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Posted July 14, 2016

digital disruption

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“If you don’t disrupt yourself someone else will.” These words, ringing true for bank and non-bank organizations, came to light in a keynote by Peter Diamandis, CEO of Singularity University and Chairman of the XPrize’s challenge.

The keynote, highlighted in our recent blog, D is for Disruption and Payments Innovation, covered three topics pertinent to the payments industry—dematerialized, demonetized, and democratized—that highlight where industries are heading. These points were addressed further in our blog, 4 reasons the digitization of payments is imminent, which showed the death of checks, the rise of mobile payments, the evolution of the procurement professional, and the rise of customer experience as drivers to digitized payments.

Consumer-Focused Innovations Changing an Industry

While consumer-driven innovations are shaping much of the payments revolution, another factor underscoring payments innovation is the proliferation of new technology (Fintech) in the payments world—driving established incumbents to adapt or die. A recent McKinsey article, aptly titled, How the Payments Industry Is Being Disrupted, took a deeper look into driving factors behind payments innovation revolution, noting that global payments revenue is expected to grow by 6 percent annually for the next five years and highlighting the following drivers:

  • Nonbank digital entrants will transform the customer experience, reshaping the payments and broader financial-services landscape
  • The modernization of the domestic payment infrastructure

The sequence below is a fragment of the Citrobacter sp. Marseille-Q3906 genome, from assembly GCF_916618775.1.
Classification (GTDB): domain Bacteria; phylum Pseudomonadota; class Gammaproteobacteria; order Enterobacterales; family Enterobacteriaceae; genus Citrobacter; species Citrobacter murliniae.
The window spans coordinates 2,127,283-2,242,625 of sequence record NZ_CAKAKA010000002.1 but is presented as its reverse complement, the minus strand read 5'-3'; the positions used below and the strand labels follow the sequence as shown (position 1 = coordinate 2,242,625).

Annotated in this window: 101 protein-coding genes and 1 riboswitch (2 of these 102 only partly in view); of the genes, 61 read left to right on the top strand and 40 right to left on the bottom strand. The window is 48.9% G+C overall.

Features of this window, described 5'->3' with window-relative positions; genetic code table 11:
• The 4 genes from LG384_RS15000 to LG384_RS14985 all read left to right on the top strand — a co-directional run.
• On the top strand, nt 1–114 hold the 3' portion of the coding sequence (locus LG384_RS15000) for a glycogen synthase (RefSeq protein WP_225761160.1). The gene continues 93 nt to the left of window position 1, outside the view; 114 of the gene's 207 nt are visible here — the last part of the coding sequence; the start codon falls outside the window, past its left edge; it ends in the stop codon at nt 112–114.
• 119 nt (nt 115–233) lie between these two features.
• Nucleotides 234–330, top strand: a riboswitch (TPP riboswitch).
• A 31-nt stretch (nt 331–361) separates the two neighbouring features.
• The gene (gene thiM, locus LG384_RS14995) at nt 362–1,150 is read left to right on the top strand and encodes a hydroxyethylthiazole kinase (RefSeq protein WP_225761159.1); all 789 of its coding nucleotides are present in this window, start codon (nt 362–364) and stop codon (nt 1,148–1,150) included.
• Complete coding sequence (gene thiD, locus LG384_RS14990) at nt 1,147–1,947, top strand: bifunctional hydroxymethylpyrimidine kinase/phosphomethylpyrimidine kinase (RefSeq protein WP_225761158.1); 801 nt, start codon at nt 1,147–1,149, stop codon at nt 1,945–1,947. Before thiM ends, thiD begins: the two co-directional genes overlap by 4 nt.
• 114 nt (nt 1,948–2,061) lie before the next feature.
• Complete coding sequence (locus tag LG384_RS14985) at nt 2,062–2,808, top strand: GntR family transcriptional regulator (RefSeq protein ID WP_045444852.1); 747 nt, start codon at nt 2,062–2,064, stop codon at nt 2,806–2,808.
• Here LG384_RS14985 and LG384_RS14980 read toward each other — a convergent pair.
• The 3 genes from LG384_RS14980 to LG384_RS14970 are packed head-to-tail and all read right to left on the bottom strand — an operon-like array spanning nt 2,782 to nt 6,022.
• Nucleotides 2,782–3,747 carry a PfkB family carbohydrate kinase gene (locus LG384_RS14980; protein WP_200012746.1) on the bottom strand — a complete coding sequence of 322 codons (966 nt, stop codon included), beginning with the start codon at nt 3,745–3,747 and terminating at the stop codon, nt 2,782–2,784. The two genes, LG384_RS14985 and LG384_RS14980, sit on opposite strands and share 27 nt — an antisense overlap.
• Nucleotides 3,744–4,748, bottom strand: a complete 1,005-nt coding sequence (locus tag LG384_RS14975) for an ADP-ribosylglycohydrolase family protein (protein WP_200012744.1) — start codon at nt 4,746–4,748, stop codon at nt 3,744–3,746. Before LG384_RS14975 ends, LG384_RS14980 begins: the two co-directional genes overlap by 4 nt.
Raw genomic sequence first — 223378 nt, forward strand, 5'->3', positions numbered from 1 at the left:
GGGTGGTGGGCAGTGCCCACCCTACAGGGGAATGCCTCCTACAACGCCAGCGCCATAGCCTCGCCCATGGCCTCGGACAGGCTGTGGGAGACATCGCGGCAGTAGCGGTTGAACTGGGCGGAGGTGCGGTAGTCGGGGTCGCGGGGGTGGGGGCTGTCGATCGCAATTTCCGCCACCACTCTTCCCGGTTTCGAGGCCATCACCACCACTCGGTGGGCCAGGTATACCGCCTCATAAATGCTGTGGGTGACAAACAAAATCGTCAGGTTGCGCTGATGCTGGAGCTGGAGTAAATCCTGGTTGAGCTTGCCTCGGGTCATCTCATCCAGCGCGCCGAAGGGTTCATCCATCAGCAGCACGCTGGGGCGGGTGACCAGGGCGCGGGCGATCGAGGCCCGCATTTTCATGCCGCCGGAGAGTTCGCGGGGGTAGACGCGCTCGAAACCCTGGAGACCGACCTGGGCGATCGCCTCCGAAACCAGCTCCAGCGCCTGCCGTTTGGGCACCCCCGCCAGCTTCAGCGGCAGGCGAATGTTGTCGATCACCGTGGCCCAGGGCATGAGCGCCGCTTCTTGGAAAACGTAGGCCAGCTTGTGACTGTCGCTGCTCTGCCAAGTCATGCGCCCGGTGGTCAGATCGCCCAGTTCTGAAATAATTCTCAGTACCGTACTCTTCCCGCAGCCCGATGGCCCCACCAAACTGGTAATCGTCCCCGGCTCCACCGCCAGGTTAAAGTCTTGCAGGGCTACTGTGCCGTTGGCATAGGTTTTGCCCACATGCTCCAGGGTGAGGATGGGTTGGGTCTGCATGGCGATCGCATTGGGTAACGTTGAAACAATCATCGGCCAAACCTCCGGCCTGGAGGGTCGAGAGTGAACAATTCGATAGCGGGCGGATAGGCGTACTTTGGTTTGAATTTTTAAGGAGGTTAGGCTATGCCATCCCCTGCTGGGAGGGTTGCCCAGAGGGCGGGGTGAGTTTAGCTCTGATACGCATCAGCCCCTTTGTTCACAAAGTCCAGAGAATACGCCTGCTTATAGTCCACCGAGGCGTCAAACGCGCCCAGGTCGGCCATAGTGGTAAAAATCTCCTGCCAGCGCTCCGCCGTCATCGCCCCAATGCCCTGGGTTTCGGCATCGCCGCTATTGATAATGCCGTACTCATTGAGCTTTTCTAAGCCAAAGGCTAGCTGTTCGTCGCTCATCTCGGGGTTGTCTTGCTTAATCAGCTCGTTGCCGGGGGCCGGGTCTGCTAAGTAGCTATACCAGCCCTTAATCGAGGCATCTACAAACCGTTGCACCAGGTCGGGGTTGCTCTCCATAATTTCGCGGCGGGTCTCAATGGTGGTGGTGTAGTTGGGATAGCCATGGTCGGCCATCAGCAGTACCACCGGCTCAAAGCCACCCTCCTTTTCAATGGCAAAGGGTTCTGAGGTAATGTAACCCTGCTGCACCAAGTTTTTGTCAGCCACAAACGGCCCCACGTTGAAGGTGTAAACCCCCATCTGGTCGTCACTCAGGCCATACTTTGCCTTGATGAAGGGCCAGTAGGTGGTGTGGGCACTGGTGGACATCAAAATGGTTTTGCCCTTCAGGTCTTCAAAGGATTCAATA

• Current cross-border inefficiencies are opening doors for new players
  • The implications of digitalization in retail banking are causing a ripple effect for transaction bankers

As this answers how the industry as a whole is being affected, another McKinsey article highlights how incumbents can address the changes to the industry and capitalize before they are, in the words of Diamandis, “disrupted.”

The article, An Incumbent’s Guide to the Digital Disruption, took a look at disruption across industries, for example, Norwegian newspaper group Schibsted’s decision to move its main profit driver—classifieds—online; noting other disruptors like Airbnb, Uber, Netflix, and more.

The S-Curve of Disruption

There are multiple points in the disruption of industries, each with challenges, barriers, and opportunities for incumbents to address. The S-Curve of disruption, displayed by McKinsey, demonstrates how an incumbent must act in the four stages of digital disruption:

  • Disruption is Detectable (Faint signals with a lot of noise)
    • Incumbent Move: Acuity, recognizing signals among the noise and acting, often requiring the incumbent to challenge its own “story.”
    • Barrier: Myopia, or nearsightedness, to the coming disruption.
    • Example: In 1999, Norwegian media company Schibsted realized that the newspaper industry relied too heavily on classified ads, and became convinced that “The Internet is made for classifieds, and classifieds are made for the Internet.” Prior to the industry’s disruption, the company took strides to shift its focus to becoming an online classifieds company, and has grown since.